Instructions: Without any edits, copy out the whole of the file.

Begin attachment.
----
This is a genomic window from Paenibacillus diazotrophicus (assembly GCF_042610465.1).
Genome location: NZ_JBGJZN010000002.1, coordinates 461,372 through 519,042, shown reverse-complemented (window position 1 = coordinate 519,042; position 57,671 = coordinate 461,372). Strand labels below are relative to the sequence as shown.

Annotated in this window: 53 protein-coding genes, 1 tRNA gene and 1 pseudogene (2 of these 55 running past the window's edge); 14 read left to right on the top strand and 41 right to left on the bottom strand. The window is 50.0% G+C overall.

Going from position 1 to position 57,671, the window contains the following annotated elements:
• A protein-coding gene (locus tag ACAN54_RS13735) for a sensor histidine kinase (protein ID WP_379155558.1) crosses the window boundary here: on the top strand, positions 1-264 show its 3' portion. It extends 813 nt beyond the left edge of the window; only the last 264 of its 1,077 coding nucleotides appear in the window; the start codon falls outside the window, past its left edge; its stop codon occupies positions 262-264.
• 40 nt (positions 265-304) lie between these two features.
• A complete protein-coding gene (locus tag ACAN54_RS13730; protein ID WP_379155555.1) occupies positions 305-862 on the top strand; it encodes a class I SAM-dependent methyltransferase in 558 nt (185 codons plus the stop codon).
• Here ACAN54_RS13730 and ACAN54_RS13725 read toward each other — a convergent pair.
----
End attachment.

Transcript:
This is a genomic window from Paenibacillus diazotrophicus (assembly GCF_042610465.1).
Genome location: NZ_JBGJZN010000002.1, coordinates 461,372 through 519,042, shown reverse-complemented (window position 1 = coordinate 519,042; position 57,671 = coordinate 461,372). Strand labels below are relative to the sequence as shown.

Annotated in this window: 53 protein-coding genes, 1 tRNA gene and 1 pseudogene (2 of these 55 running past the window's edge); 14 read left to right on the top strand and 41 right to left on the bottom strand. The window is 50.0% G+C overall.

Going from position 1 to position 57,671, the window contains the following annotated elements:
• A protein-coding gene (locus tag ACAN54_RS13735) for a sensor histidine kinase (protein ID WP_379155558.1) crosses the window boundary here: on the top strand, positions 1-264 show its 3' portion. It extends 813 nt beyond the left edge of the window; only the last 264 of its 1,077 coding nucleotides appear in the window; the start codon falls outside the window, past its left edge; its stop codon occupies positions 262-264.
• 40 nt (positions 265-304) lie between these two features.
• A complete protein-coding gene (locus tag ACAN54_RS13730; protein ID WP_379155555.1) occupies positions 305-862 on the top strand; it encodes a class I SAM-dependent methyltransferase in 558 nt (185 codons plus the stop codon).
• Here ACAN54_RS13730 and ACAN54_RS13725 read toward each other — a convergent pair.